Schad GA. Ancylostoma duodenale: maintenance through six generations in helminth-native pups. Exp Parasitol. 1979;47:246–53.
Leiby DA, el Naggar HM, Schad GA. Thirty generations of Ancylostoma duodenale in laboratory-reared beagles. J Parasitol. 1987;73:844–8.
Boag PR, Parsons JC, Presidente PJ, Spithill TW, Sexton JL. Characterisation of humoral immune responses in dogs vaccinated with irradiated Ancylostoma caninum. Vet Immunol Immunopathol. 2003;92:87–94.
Miller TA. Industrial development and field use of the canine hookworm vaccine. Adv Parasitol. 1978;16:333–42.
Fujiwara RT, Loukas A, Mendez S, Williamson AL, Bueno LL, Wang Y, et al. Vaccination with irradiated Ancylostoma caninum third stage larvae induces a Th2 protective response in dogs. Vaccine. 2006;24:501–9.
Loukas A, Bethony J, Brooker S, Hotez P. Hookworm vaccines: past, present, and future. Lancet Infect Dis. 2006;6:733–41.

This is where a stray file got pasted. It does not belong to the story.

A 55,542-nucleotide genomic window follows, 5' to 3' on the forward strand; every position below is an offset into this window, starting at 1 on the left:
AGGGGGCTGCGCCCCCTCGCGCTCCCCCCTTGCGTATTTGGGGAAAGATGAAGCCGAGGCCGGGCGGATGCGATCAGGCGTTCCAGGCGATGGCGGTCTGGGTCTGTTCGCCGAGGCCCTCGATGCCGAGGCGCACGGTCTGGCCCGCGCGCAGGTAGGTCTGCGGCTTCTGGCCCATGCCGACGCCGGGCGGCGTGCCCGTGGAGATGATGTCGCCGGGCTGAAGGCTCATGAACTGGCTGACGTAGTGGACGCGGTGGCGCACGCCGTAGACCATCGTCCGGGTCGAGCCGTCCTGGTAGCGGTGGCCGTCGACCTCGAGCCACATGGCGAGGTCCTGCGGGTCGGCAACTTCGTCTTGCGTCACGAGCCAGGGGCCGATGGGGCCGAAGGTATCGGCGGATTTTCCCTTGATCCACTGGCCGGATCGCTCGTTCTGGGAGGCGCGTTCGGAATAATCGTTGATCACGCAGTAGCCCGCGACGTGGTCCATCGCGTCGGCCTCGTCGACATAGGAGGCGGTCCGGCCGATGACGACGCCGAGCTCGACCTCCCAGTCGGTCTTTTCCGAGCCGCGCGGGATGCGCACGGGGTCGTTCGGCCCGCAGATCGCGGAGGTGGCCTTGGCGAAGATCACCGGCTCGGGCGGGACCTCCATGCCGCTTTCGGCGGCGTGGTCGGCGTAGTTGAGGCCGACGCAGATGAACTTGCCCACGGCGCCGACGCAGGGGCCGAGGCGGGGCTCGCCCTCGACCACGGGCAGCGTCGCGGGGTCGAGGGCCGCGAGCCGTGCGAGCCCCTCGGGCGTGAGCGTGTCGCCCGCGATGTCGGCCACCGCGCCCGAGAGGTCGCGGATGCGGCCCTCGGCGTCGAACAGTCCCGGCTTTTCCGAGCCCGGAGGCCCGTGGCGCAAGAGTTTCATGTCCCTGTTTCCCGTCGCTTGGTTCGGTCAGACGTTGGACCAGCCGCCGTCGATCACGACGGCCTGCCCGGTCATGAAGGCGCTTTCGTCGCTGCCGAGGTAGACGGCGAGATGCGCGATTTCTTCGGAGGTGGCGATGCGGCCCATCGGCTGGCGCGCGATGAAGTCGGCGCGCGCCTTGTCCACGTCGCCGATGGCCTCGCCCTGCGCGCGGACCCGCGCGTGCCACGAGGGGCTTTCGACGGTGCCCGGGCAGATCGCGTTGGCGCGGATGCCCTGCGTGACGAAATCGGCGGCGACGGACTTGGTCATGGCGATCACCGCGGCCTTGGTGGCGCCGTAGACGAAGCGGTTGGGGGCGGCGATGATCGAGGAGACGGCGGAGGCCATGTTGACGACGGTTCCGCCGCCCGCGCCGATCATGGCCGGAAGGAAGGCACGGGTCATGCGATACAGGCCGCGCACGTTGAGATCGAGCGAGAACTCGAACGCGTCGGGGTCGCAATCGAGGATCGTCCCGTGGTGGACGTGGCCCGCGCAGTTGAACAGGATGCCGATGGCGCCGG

Pang T. Equal partnership to ensure that developing countries benefit from genomics. Nat Genet. 2003;33:18.
Fathalla M. Tapping the potential for health research in developing countries. Bull World Health Organ. 2004;82(10):722.
Traub RJ. Ancylostoma ceylanicum, a re-emerging but neglected parasitic zoonosis. Int J Parasitol. 2013;43:1009–15.
Smout FA, Thompson RC, Skerratt LF. First report of Ancylostoma ceylanicum in wild canids. Int J Parasitol Parasites Wildl. 2013;2:173–7.
Wei J, Damania A, Gao X, Liu Z, Mejia R, Mitreva M, et al. The hookworm Ancylostoma ceylanicum intestinal transcriptome provides a platform for selecting drug and vaccine candidates. Parasit Vectors. 2016;9(1):518.
Carroll SM, Grove DI. Parasitological, hematologic, and immunologic responses in acute and chronic infections of dogs with Ancylostoma ceylanicum: a model of human hookworm infection. J Infect Dis. 1984;150:284–94.
Ngui R, Lim YA, Traub R, Mahmud R, Mistam MS. Epidemiological and genetic data supporting the transmission of Ancylostoma ceylanicum among human and domestic animals. PLoS Negl Trop Dis. 2012;6(2):e1522.